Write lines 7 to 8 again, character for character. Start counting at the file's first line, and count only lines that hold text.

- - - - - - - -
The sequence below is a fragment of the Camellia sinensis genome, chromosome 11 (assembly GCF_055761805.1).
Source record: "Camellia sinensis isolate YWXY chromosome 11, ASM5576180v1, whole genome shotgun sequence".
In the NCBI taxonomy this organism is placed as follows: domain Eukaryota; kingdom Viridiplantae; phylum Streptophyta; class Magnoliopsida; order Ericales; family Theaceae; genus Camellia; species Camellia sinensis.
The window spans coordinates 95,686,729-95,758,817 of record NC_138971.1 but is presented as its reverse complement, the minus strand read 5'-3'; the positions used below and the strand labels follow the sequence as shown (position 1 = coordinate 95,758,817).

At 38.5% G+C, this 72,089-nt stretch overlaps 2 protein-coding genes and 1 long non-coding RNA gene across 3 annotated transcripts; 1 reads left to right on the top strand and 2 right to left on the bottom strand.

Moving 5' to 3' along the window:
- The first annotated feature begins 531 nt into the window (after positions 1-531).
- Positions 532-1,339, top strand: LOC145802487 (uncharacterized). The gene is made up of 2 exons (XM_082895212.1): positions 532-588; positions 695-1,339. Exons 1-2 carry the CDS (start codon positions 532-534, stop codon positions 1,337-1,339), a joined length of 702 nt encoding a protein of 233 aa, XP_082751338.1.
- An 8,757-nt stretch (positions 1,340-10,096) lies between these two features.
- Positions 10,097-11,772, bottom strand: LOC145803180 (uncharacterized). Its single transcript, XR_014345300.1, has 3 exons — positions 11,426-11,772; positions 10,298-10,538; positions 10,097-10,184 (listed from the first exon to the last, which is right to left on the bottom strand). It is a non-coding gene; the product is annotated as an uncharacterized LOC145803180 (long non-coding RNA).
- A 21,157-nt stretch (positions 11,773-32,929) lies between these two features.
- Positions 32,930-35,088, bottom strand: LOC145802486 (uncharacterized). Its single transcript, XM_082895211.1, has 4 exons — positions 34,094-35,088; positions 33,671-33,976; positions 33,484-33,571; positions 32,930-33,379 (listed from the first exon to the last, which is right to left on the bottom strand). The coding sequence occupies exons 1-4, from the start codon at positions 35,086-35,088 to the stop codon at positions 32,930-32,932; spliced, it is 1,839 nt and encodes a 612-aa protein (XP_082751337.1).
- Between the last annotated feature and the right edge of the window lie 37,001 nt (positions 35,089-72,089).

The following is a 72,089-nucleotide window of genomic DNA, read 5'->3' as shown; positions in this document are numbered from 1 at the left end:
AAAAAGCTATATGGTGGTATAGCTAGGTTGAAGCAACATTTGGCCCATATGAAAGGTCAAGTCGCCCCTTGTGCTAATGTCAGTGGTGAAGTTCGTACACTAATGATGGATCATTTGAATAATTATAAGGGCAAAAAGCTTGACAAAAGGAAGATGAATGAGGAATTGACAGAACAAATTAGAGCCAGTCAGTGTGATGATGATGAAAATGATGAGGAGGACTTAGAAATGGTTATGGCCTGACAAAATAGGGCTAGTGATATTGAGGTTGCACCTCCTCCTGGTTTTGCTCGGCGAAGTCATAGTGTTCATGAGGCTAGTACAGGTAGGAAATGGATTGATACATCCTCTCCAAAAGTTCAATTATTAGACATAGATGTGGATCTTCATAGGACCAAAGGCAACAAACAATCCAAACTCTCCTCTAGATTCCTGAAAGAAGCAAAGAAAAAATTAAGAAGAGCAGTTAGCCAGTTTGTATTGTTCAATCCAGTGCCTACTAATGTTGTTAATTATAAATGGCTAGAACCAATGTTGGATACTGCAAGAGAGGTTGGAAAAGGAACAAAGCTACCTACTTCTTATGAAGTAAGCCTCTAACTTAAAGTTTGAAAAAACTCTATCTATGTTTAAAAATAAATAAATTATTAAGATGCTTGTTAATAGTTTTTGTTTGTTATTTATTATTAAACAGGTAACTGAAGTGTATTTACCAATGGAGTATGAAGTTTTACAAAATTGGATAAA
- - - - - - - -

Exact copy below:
- The first annotated feature begins 531 nt into the window (after positions 1-531).
- Positions 532-1,339, top strand: LOC145802487 (uncharacterized). The gene is made up of 2 exons (XM_082895212.1): positions 532-588; positions 695-1,339. Exons 1-2 carry the CDS (start codon positions 532-534, stop codon positions 1,337-1,339), a joined length of 702 nt encoding a protein of 233 aa, XP_082751338.1.